A poet shouldn't unfurl his sails in a gale of ungovernable rage

— Pitt, Christopher (1699-1748)

Place of Publication
Printed by Sam. Palmer, For A. Bettesworth
A poet shouldn't unfurl his sails in a gale of ungovernable rage
Metaphor in Context
Why should I mention how our souls aspire,
Lost in the raptures of the sacred fire?
For ev'n the soul not always holds the same,
But knows at diff'rent times, a diff'rent frame.
Whether with rolling seasons she complies,
Turns with the sun, or changes with the skies.
Or thro' long toil, remissive of her fires,
Droops with the mortal frame her force inspires.
Or that our minds alternately appear
Now bright with joy, and now o'er-cast with care.
The gods, the gods much rather must supply
The glorious fires; they speak the deity.
Then blest is he who waits th' auspicious nod,
The warmth divine, and presence of the god;
Who his suspended labours can restrain,
'Till heav'ns serene indulgence smile again.
But strive, on no pretence, against your pow'r,
'Till time brings back the voluntary hour.
Sometimes their verdant honours leave the woods,
And their dry urns defraud the thirsty floods;
Nor rivers always a full channel yield,
Nor spring with flow'ry beauties paints the field;
The bards no less such fickle changes find,
Dampt is the noble ardor of the mind;
Their wonted toil her wearied pow'rs refuse;
Their souls grow slack and languid to the muse,
Deaf to their call; their efforts are withstood;
Round their cold hearts congeals the freezing blood.
You'd think the muses fled; the god no more
Would fire the bosom where he dwelt before,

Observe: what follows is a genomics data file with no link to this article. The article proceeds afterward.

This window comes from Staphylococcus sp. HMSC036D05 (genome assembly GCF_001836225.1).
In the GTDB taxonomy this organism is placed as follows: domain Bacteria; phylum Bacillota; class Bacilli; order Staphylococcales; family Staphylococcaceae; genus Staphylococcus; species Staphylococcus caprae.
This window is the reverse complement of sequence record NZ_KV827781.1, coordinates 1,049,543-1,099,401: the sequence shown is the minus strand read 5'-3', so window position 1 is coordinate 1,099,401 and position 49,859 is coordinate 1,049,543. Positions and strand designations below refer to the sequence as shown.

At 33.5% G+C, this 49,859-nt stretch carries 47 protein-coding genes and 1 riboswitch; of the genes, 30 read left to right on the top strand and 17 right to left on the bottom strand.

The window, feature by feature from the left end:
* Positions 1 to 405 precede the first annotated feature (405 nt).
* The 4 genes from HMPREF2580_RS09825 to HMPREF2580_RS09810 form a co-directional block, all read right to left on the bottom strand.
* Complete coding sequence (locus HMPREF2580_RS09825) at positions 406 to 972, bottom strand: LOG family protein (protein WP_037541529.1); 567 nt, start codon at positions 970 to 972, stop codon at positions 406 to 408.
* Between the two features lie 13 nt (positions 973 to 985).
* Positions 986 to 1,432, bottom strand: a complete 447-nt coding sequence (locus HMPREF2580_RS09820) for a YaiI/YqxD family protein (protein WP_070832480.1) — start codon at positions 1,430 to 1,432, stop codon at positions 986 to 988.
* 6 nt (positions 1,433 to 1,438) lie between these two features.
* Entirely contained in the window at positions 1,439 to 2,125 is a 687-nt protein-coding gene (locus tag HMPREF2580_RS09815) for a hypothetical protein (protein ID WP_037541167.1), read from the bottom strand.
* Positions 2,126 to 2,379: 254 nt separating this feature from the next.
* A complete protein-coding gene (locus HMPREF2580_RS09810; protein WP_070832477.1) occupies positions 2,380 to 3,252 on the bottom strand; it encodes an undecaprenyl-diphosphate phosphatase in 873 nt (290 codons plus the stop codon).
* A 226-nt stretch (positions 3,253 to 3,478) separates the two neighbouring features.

How often, ah! how often, tho' in vain
The poet would renew the wonted strain!
Nor sees the gods who thwart his fruitless care,
Nor angry heav'n relentless to his pray'r.
Some read the antient bards, of deathless fame,
And from their raptures catch the noble flame,
By just degrees; they feed the glowing vein;
And all th' immortal ardor burns again
In its full light and heat; the sun's bright ray
Thus, (when the clouds disperse) restores the day:
Whence shot this sudden flash that gilds the pole?
The god, the god comes rushing on his soul;
Fires with æthereal vigor ev'ry part,
Thro' ev'ry trembling limb he seems to dart,
Works in each vein, and swells his rising heart.
Deep in his breast the heav'nly tumult plays,
And sets his mounting spirits on a blaze.
Nor can the raging flames themselves contain,
For the whole god descends into the man.
He quits mortality; he knows no bounds;
But sings inspir'd in more than human sounds.
Nor from his breast can shake th' immortal load,
But pants and raves impatient of the God;
And rapt beyond himself admires the force
That drives him on reluctant to the course.
He calls on Phoebus by the god opprest,
Who breaths excessive spirit in his breast;
No force of thirst or hunger can controul
The fierce, the ruling transport of his soul.
Oft' in their sleep inflam'd with rage divine,
Some bards enjoy the visions of the nine;
Visions! Themselves with due applause may crown,
And ev'n Apollo would not blush to own.
To such an height the god exalts the flame,
And so unbounded is their thirst of fame;
But here, ye youths, exert your timely care,
Nor trust th' ungovernable rage too far;
Use not your fortune, nor unfurl your sails,
call'd, tho' courted by the flatt'ring gales,
Refuse them still; and
call your judgment in,
While the fierce god exults and reigns within,
To reason's standard be your thoughts confin'd,
reason rule the sallies of the mind.
Indulge your heat with conduct, and restrain,
Learn when to draw, and when to give the rein.
But always wait, 'till the warm raptures cease,
And lull the tumults of the soul to peace;
Then, nor 'till then, examine strictly o'er
What your wild sallies might suggest before.
Searching in HDIS (Poetry)
At least 5 entries in ECCO and ESTC (1725, 1726, 1742, 1743, 1750).

Text from Vida's Art of poetry, Translated Into English Verse, by the Reverend Mr. Christoph. Pitt, A. M. Late Fellow of New-College in Oxford, Rector of Pimpern in Dorsetshire, and Chaplain to the Right Honourable Philip, Earl Stanhope, &c. (London : printed by Sam. Palmer, for A. Bettesworth, at the Red Lion in Pater-Noster-Row, 1725). <Link to ESTC>
Date of Entry

The Mind is a Metaphor is authored by Brad Pasanek, Assistant Professor of English, University of Virginia.